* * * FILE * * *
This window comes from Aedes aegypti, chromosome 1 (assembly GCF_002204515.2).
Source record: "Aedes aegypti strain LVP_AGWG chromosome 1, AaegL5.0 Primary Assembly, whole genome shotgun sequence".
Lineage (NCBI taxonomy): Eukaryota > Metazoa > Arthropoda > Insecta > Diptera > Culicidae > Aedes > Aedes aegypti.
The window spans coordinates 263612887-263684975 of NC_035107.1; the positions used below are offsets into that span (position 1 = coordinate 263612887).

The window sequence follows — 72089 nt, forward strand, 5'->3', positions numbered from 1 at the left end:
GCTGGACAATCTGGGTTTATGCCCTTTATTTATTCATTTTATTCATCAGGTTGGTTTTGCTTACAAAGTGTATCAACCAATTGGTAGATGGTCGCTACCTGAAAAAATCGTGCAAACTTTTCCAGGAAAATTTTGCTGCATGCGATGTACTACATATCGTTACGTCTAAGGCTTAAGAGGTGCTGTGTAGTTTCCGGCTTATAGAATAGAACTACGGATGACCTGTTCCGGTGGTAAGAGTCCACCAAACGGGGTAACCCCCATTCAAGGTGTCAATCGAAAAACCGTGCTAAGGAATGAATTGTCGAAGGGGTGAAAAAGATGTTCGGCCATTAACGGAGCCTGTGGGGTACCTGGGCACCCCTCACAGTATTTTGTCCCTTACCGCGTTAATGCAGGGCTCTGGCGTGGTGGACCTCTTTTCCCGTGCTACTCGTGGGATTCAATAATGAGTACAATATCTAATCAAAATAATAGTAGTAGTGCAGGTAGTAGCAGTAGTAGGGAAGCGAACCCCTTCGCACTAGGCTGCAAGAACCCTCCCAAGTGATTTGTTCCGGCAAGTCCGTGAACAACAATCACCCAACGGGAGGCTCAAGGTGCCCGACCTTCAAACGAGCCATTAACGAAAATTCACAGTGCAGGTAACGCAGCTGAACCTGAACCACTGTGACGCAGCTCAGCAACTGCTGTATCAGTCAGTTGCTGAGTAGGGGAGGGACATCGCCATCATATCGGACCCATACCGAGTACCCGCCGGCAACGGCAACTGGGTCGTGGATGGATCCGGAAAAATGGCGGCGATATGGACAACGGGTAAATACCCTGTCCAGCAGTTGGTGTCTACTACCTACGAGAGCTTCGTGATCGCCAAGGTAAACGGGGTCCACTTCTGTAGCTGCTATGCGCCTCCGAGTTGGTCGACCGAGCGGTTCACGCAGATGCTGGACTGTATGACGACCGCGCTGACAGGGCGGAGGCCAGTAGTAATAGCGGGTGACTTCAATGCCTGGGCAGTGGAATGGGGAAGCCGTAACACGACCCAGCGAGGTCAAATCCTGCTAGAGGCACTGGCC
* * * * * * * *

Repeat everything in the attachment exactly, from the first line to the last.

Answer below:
This window comes from Aedes aegypti, chromosome 1 (assembly GCF_002204515.2).
Source record: "Aedes aegypti strain LVP_AGWG chromosome 1, AaegL5.0 Primary Assembly, whole genome shotgun sequence".
Lineage (NCBI taxonomy): Eukaryota > Metazoa > Arthropoda > Insecta > Diptera > Culicidae > Aedes > Aedes aegypti.
The window spans coordinates 263612887-263684975 of NC_035107.1; the positions used below are offsets into that span (position 1 = coordinate 263612887).

The window sequence follows — 72089 nt, forward strand, 5'->3', positions numbered from 1 at the left end:
GCTGGACAATCTGGGTTTATGCCCTTTATTTATTCATTTTATTCATCAGGTTGGTTTTGCTTACAAAGTGTATCAACCAATTGGTAGATGGTCGCTACCTGAAAAAATCGTGCAAACTTTTCCAGGAAAATTTTGCTGCATGCGATGTACTACATATCGTTACGTCTAAGGCTTAAGAGGTGCTGTGTAGTTTCCGGCTTATAGAATAGAACTACGGATGACCTGTTCCGGTGGTAAGAGTCCACCAAACGGGGTAACCCCCATTCAAGGTGTCAATCGAAAAACCGTGCTAAGGAATGAATTGTCGAAGGGGTGAAAAAGATGTTCGGCCATTAACGGAGCCTGTGGGGTACCTGGGCACCCCTCACAGTATTTTGTCCCTTACCGCGTTAATGCAGGGCTCTGGCGTGGTGGACCTCTTTTCCCGTGCTACTCGTGGGATTCAATAATGAGTACAATATCTAATCAAAATAATAGTAGTAGTGCAGGTAGTAGCAGTAGTAGGGAAGCGAACCCCTTCGCACTAGGCTGCAAGAACCCTCCCAAGTGATTTGTTCCGGCAAGTCCGTGAACAACAATCACCCAACGGGAGGCTCAAGGTGCCCGACCTTCAAACGAGCCATTAACGAAAATTCACAGTGCAGGTAACGCAGCTGAACCTGAACCACTGTGACGCAGCTCAGCAACTGCTGTATCAGTCAGTTGCTGAGTAGGGGAGGGACATCGCCATCATATCGGACCCATACCGAGTACCCGCCGGCAACGGCAACTGGGTCGTGGATGGATCCGGAAAAATGGCGGCGATATGGACAACGGGTAAATACCCTGTCCAGCAGTTGGTGTCTACTACCTACGAGAGCTTCGTGATCGCCAAGGTAAACGGGGTCCACTTCTGTAGCTGCTATGCGCCTCCGAGTTGGTCGACCGAGCGGTTCACGCAGATGCTGGACTGTATGACGACCGCGCTGACAGGGCGGAGGCCAGTAGTAATAGCGGGTGACTTCAATGCCTGGGCAGTGGAATGGGGAAGCCGTAACACGACCCAGCGAGGTCAAATCCTGCTAGAGGCACTGGCC